TIL therapy

This method uses a cancer patient's own T-lymphocytes with anti-tumor activity (TIL), expanded in vitro and reinfused into the patient with cancer. In order to increase the persistence of infused cells in the blood for a longer period, before infusion of the TILs, lymphodepletion of the recipient is required to eliminate regulatory T-cells as well as normal endogenous lymphocytes that compete with the transferred cells for homeostatic cytokines.

Lymphokine activated killer cell therapy (LAK) therapy

LAKs are generated from peripheral blood mononuclear cells (PBMCs) after in vitro culture in the presence of IL-2. It can be from both healthy donors and cancer patients can be used to generate LAK cells. Also, IL-2 can be used to generate LAK cells in cancer patients in vivo. These cells are potent enough to fight against the tumor cells.

CIK cell therapy

This method of adoptive cell therapy is introduced because of the less efficacy of the LAK cells. CIK cells are generated from PBMCs after in vitro activation by multiple factors including IL-2, IL-1, IFN-γ.

Dendritic cell CIK cell (DC-CIK) therapy

Inability of CIK cells to recognize the tumor cell due to lack of antigen-specificities, development of DC-CIK came in to action. It is generated by culturing of CIK cells in the presence of antigen-specific pulsed DC. These cells showed increased efficacy that is, increased lytic activity against cancer cells.

Genetically engineered T-cell therapy

Since in some patients there are insufficient number if TIL cells in the tumor, viral vectors carrying genes coding T-cell receptors specific to tumor antigens or chimeric antigen receptors are genetically introduced into PBMC or TILs. Genetically engineered T-lymphocytes have high avidity and tumor reactivity.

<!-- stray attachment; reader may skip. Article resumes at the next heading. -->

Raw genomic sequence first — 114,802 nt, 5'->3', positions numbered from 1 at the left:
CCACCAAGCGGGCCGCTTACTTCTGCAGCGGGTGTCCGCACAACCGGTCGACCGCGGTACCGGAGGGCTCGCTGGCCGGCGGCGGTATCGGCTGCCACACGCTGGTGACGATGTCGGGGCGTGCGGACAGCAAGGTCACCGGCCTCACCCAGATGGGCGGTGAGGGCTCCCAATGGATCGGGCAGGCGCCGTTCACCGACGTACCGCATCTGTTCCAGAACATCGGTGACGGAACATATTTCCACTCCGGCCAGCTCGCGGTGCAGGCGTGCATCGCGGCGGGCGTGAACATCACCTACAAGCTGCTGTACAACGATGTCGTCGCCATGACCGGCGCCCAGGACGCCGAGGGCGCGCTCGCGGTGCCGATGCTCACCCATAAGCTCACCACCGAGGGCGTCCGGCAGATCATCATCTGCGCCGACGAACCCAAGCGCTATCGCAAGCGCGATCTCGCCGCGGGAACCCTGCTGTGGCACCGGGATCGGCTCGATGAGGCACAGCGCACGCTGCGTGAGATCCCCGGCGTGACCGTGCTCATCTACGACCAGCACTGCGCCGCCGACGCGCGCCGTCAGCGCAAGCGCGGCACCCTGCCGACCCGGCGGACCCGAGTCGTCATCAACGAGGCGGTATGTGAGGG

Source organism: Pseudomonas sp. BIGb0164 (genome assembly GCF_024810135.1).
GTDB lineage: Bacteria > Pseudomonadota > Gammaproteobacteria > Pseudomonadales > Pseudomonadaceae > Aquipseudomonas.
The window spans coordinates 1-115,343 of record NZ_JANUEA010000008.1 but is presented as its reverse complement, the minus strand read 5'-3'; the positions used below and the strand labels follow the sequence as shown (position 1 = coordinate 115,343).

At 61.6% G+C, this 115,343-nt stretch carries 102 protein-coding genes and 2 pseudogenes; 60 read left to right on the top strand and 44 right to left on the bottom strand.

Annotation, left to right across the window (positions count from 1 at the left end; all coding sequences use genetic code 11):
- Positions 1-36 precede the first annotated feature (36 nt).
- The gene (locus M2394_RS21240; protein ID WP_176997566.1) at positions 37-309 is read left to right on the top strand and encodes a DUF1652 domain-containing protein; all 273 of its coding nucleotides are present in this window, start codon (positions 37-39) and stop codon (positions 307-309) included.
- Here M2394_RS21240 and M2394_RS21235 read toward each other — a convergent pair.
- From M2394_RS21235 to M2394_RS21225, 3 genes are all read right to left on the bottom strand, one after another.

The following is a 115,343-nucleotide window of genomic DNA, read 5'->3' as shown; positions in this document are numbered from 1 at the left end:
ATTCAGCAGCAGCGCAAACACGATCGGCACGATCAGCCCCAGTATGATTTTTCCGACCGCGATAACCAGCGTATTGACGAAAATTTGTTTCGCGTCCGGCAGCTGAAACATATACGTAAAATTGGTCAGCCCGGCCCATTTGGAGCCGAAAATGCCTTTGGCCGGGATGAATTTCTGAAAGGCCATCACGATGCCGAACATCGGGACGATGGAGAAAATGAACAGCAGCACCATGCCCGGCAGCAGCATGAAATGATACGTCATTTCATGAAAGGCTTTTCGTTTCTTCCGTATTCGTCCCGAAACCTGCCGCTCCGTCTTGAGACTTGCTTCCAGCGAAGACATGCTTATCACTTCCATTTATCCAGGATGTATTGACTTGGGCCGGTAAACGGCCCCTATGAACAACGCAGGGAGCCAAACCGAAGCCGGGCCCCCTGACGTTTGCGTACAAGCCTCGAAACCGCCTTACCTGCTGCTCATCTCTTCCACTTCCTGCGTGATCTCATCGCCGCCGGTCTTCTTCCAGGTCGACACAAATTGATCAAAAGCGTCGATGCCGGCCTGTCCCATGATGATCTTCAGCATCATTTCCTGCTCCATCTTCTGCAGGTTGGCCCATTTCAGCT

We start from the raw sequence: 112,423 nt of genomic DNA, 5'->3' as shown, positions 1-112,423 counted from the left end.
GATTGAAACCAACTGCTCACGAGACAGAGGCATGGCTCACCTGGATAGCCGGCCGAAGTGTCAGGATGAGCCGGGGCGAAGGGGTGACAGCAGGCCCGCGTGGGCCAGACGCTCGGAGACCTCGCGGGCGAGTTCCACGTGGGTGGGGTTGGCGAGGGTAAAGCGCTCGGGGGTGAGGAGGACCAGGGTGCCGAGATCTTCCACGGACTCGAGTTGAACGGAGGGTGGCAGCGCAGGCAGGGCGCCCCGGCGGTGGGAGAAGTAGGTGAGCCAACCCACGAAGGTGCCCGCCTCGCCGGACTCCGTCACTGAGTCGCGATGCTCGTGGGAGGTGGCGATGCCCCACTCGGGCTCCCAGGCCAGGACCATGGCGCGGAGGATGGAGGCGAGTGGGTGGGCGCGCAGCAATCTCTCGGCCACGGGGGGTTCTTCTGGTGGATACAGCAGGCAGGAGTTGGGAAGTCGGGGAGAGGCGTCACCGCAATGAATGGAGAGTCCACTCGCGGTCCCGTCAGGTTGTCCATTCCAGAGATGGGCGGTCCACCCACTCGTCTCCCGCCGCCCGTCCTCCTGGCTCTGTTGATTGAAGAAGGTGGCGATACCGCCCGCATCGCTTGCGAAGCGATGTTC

Targeting immune system checkpoints

Recently therapies targeting immune system check points are emerging. Our immune has "checkpoints" - molecules on immune cells that need to be activated (or inactivated) to start an immune response, which will help the cancer to attack the immune systems using this check point for progression. To prevent this new drugs are now emerging to target the check points to always keep the immune system in alert position. One such drug is Ipilimumab. This targets the cytotoxic T-lymphocyte (CTL) associated protein-4 molecules (check points) on the T-lymphocytes. [4]

Overall survival rate, controlling the symptoms and improvement in the quality of life should be the primary goal of the cancer treatment. Recent researches have indicated that immunotherapy is emerging as an effective treatment modality of oral cancer. Ohtani et al. conducted a study to evaluate the clinical efficacy of adoptive immunotherapy using ex vivo-activated CTL in the treatment of patients with advanced oral and maxillofacial cancers with stage IV disease at diagnosis. Lymphocyte assay revealed that the percentage of CD4+ T-cells decreased, and that of CD8+ T-cells increased among infused lymphocytes compared to that in unstimulated PBMCs, and infused lymphocytes produced a significantly higher level of IFN-γ than PBMCs or tumor cells alone. In a representative patient who refused surgery, tumor regression was confirmed after CTL infusion. Computed tomography clearly indicated a significant reduction in tumor size followed by the complete disappearance of the tumor. Histological examination showed that the cancers in patients receiving CTL therapy were heavily infiltrated with lymphocytes and also found that the other patients who received CTL therapy as adjuvant therapy showed neither recurrent disease nor new disease lesions thus proving that CTL induction using autologous tumor cells as immunogens has potential anticancer efficacy in refractory oral and maxillofacial cancers. [11]